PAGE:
It was found that the setting of 800 feet on the MCP had followed an interpretation by the pilots of the chart instruction to make an “initial climb straight ahead to 850 ft” in conjunction with the following two instructions (see chart) as a requirement to level at 850 feet until ATC further vertical clearance was issued with 800 feet being the nearest available setting which would not exceed 850 feet.
The Investigation subsequently learned that the crew had received Terrain Avoidance and Warning System (TAWS) Alerts of ‘Don’t Sink’ followed by the EGPWS Hard Warning ‘PULL UP’ during the incident but the relative timing of these activations could not be established in the absence of FDR/QAR or EGPWS NVM data and there was no mention of any response.
A review of the context for the event noted that the International Civil Aviation Organisation (ICAO) minimum height for commencing a turn on a SID of 120 metres (equivalent to 394 feet) is modified in the UK to 500 feet aal. However, it was found that there were detail variations in how UK AIP SID charts included this requirement in respect of whether it was included as a QNH or aal figure.
It was considered that it would be possible for pilot whose first language was not English to misinterpret an instruction in the form ‘Initial climb straight ahead to xxx feet’ as meaning that a level off at that altitude was required. It was also considered that an instruction ‘Do not climb above SID levels until instructed by ATC’ was open to interpretation as a need to obtain positive ATC clearance before climbing above any level specified in a SID.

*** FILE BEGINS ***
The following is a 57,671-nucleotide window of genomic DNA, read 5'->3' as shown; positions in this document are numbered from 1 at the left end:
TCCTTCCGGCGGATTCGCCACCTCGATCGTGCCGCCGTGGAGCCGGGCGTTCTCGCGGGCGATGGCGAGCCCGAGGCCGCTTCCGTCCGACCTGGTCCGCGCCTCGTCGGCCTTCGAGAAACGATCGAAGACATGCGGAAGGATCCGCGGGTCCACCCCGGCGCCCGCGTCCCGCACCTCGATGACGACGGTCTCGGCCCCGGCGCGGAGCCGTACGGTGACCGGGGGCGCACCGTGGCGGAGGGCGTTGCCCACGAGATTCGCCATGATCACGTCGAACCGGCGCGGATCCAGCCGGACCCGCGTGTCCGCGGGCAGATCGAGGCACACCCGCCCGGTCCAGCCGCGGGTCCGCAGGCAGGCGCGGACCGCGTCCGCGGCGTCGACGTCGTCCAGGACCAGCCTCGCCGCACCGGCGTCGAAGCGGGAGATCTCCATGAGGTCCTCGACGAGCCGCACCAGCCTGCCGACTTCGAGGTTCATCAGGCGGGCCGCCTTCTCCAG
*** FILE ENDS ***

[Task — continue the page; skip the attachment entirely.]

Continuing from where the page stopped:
Safety Action taken by ANSP NATS since the incident to harmonise London TMA SID instructions in respect of minimum turn altitude to read “no turns below….” was noted.
The formal Conclusion of the Investigation was that:
“The pilots caused the aircraft to level incorrectly at 800 ft aal because they misinterpreted the information written in the general information section of the departure chart. This information originated from the UK AIP. The pilots’ misinterpretation of the information was reinforced by the previous experience of the crew.”
One Safety Recommendation was made as a result of the Investigation as follows:
- that the Civil Aviation Authority should ensure that the vertical profile information included within the general information section of all SIDs published in the UK AIP is unambiguous and that the wording used is consistent across all UK SIDs. [2011-089]
The Final Report AAIB Bulletin: 2/2012 EW/C2011/03/05 was published on 9 February 2012.